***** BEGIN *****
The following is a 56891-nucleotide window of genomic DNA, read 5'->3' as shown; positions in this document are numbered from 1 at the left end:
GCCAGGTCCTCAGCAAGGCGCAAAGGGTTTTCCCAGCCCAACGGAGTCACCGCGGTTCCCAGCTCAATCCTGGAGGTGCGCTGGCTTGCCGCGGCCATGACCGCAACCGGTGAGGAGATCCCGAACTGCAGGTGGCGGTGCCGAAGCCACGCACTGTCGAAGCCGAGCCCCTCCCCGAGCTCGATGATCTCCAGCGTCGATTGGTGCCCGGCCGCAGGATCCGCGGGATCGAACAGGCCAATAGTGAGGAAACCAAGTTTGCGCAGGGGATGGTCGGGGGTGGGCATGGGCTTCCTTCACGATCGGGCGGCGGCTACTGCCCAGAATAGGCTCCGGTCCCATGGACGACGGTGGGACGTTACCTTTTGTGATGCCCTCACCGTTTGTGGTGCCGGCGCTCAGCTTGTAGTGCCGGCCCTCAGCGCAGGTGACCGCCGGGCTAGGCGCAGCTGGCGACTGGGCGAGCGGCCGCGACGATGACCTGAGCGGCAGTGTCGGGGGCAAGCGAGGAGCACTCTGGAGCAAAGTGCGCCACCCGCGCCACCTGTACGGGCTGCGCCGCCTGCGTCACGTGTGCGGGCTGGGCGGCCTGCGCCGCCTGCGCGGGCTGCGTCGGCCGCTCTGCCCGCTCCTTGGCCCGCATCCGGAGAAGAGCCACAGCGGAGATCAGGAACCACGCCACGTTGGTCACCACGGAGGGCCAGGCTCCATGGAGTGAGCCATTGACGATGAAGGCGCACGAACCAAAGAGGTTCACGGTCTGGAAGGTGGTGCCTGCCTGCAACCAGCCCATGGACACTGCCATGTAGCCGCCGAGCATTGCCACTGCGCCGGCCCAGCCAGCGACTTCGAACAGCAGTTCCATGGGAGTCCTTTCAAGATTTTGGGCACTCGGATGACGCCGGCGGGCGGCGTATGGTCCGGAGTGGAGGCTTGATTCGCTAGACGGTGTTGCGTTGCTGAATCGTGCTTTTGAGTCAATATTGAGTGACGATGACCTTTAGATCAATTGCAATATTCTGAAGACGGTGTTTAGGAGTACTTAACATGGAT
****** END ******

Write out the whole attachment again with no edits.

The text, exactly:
The following is a 56891-nucleotide window of genomic DNA, read 5'->3' as shown; positions in this document are numbered from 1 at the left end:
GCCAGGTCCTCAGCAAGGCGCAAAGGGTTTTCCCAGCCCAACGGAGTCACCGCGGTTCCCAGCTCAATCCTGGAGGTGCGCTGGCTTGCCGCGGCCATGACCGCAACCGGTGAGGAGATCCCGAACTGCAGGTGGCGGTGCCGAAGCCACGCACTGTCGAAGCCGAGCCCCTCCCCGAGCTCGATGATCTCCAGCGTCGATTGGTGCCCGGCCGCAGGATCCGCGGGATCGAACAGGCCAATAGTGAGGAAACCAAGTTTGCGCAGGGGATGGTCGGGGGTGGGCATGGGCTTCCTTCACGATCGGGCGGCGGCTACTGCCCAGAATAGGCTCCGGTCCCATGGACGACGGTGGGACGTTACCTTTTGTGATGCCCTCACCGTTTGTGGTGCCGGCGCTCAGCTTGTAGTGCCGGCCCTCAGCGCAGGTGACCGCCGGGCTAGGCGCAGCTGGCGACTGGGCGAGCGGCCGCGACGATGACCTGAGCGGCAGTGTCGGGGGCAAGCGAGGAGCACTCTGGAGCAAAGTGCGCCACCCGCGCCACCTGTACGGGCTGCGCCGCCTGCGTCACGTGTGCGGGCTGGGCGGCCTGCGCCGCCTGCGCGGGCTGCGTCGGCCGCTCTGCCCGCTCCTTGGCCCGCATCCGGAGAAGAGCCACAGCGGAGATCAGGAACCACGCCACGTTGGTCACCACGGAGGGCCAGGCTCCATGGAGTGAGCCATTGACGATGAAGGCGCACGAACCAAAGAGGTTCACGGTCTGGAAGGTGGTGCCTGCCTGCAACCAGCCCATGGACACTGCCATGTAGCCGCCGAGCATTGCCACTGCGCCGGCCCAGCCAGCGACTTCGAACAGCAGTTCCATGGGAGTCCTTTCAAGATTTTGGGCACTCGGATGACGCCGGCGGGCGGCGTATGGTCCGGAGTGGAGGCTTGATTCGCTAGACGGTGTTGCGTTGCTGAATCGTGCTTTTGAGTCAATATTGAGTGACGATGACCTTTAGATCAATTGCAATATTCTGAAGACGGTGTTTAGGAGTACTTAACATGGAT